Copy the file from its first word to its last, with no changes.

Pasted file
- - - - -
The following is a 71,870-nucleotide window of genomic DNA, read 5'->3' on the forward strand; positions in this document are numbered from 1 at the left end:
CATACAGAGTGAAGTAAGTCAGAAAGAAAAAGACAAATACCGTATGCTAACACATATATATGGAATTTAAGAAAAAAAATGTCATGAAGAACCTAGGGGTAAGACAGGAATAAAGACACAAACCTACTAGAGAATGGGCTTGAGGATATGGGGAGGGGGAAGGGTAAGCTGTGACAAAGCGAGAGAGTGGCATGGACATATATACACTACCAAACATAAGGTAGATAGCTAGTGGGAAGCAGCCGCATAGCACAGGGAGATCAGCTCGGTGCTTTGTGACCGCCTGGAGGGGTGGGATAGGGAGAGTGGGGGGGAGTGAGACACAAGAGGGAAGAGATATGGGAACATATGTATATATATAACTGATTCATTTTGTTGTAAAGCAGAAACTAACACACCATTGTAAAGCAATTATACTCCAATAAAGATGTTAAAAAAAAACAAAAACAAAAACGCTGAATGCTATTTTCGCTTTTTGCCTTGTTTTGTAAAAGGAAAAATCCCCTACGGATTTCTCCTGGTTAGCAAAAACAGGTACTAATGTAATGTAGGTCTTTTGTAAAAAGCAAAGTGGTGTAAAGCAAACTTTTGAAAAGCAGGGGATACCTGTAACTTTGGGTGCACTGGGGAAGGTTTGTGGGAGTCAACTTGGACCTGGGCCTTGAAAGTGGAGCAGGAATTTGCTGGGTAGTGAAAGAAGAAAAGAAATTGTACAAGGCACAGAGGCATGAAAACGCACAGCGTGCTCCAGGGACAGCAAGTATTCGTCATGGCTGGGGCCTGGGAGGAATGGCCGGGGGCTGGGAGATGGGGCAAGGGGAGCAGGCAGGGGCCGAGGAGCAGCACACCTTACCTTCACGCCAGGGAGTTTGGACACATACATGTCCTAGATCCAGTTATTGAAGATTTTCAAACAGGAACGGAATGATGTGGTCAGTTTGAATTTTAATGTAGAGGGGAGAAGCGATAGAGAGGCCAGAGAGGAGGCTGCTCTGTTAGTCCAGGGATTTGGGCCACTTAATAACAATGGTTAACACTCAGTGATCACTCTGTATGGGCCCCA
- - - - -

The following is a 71,870-nucleotide window of genomic DNA, read 5'->3' on the forward strand; positions in this document are numbered from 1 at the left end:
CATACAGAGTGAAGTAAGTCAGAAAGAAAAAGACAAATACCGTATGCTAACACATATATATGGAATTTAAGAAAAAAAATGTCATGAAGAACCTAGGGGTAAGACAGGAATAAAGACACAAACCTACTAGAGAATGGGCTTGAGGATATGGGGAGGGGGAAGGGTAAGCTGTGACAAAGCGAGAGAGTGGCATGGACATATATACACTACCAAACATAAGGTAGATAGCTAGTGGGAAGCAGCCGCATAGCACAGGGAGATCAGCTCGGTGCTTTGTGACCGCCTGGAGGGGTGGGATAGGGAGAGTGGGGGGGAGTGAGACACAAGAGGGAAGAGATATGGGAACATATGTATATATATAACTGATTCATTTTGTTGTAAAGCAGAAACTAACACACCATTGTAAAGCAATTATACTCCAATAAAGATGTTAAAAAAAAACAAAAACAAAAACGCTGAATGCTATTTTCGCTTTTTGCCTTGTTTTGTAAAAGGAAAAATCCCCTACGGATTTCTCCTGGTTAGCAAAAACAGGTACTAATGTAATGTAGGTCTTTTGTAAAAAGCAAAGTGGTGTAAAGCAAACTTTTGAAAAGCAGGGGATACCTGTAACTTTGGGTGCACTGGGGAAGGTTTGTGGGAGTCAACTTGGACCTGGGCCTTGAAAGTGGAGCAGGAATTTGCTGGGTAGTGAAAGAAGAAAAGAAATTGTACAAGGCACAGAGGCATGAAAACGCACAGCGTGCTCCAGGGACAGCAAGTATTCGTCATGGCTGGGGCCTGGGAGGAATGGCCGGGGGCTGGGAGATGGGGCAAGGGGAGCAGGCAGGGGCCGAGGAGCAGCACACCTTACCTTCACGCCAGGGAGTTTGGACACATACATGTCCTAGATCCAGTTATTGAAGATTTTCAAACAGGAACGGAATGATGTGGTCAGTTTGAATTTTAATGTAGAGGGGAGAAGCGATAGAGAGGCCAGAGAGGAGGCTGCTCTGTTAGTCCAGGGATTTGGGCCACTTAATAACAATGGTTAACACTCAGTGATCACTCTGTATGGGCCCCA